Manila massacre - an episode of the War of the Philippines, which took place in February - March 1945 in the city of Manila, in which the soldiers of the Imperial Japanese army committed war crimes against the population of the city, killing at US estimates, more than 100 000 people. Massacre in Manila is one of the biggest war crimes committed by the Japanese Imperial Army. Chief of the Philippine group Tomoyuki Yamashita and the chief of staff Colonel Akira Muto was found guilty by a military tribunal in the massacre and executed. In January 1945, under the pressure of US troops, General Tomoyuki Yamashita had ordered the withdrawal of Japanese troops from Manila. However, not all forces carried out this instruction. About 10,000 Marines and 4,000 soldiers led by Admiral Sanji Ivabuti stayed in Manila and went on the defensive.
In early February 1945, during the Battle of Manila for the Japanese command it was obvious that the city will not be able to keep. Army Headquarters was moved to the north from the capital to the city of Baguio. The Japanese army started the methodical destruction of Manila and the destruction of its civilian population. Actions of the Japanese were not provoked maniltsev clandestine activities and not an act of retaliation by the garrison, were in a desperate situation and had coolly planned operation of the Japanese command. Destructions undergone churches, schools, hospitals and homes.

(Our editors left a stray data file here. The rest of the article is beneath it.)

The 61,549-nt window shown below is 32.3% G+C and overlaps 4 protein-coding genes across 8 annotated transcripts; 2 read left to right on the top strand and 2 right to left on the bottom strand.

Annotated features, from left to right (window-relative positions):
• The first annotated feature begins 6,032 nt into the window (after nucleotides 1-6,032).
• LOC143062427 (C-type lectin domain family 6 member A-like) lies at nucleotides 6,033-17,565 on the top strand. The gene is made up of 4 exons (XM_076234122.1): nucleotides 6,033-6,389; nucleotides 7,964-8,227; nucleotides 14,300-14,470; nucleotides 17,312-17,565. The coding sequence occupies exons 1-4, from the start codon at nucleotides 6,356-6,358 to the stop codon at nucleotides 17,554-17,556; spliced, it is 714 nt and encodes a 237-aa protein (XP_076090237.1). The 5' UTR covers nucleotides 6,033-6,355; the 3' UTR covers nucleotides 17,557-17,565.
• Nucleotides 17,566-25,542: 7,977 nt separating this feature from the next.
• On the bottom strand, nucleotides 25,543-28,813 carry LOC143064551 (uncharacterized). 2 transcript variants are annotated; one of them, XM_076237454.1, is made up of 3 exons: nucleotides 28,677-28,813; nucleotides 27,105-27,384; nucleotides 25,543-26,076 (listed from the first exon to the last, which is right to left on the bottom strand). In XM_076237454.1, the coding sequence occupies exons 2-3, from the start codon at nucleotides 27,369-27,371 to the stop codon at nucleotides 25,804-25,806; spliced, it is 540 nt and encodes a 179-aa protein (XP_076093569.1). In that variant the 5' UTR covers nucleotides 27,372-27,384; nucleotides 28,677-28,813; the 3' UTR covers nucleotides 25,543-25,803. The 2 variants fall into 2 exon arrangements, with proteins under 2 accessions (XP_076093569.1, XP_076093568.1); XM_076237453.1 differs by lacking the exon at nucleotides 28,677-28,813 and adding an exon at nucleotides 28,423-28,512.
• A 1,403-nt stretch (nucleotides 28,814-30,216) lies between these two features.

February 10, 1945 stormed the Red Cross hospital where soldiers staged a massacre, sparing doctors, nurses, patients and children. Modesto Farolan recalls: "February 10, 1945, a detachment of Japanese soldiers entered the building of the Red Cross and began to shoot and kill everyone who was there, including doctors, patients and young children, nurses, and refugees. Nurses tried to protect mothers with newborn babies, but all of them were bayoneted or shot. " Killings of civilians were accompanied by widespread rape of women and young girls. In order to save ammunition victims bayoneted, burnt. During the massacre in the city killed hundreds of foreigners, including nearly 250 Spanish citizens, and at least 28 German citizens. The Japanese also burned the Spanish consulate and bayoneted about 50 people (including a Spanish diplomat), who sought refuge in the territory of the diplomatic mission.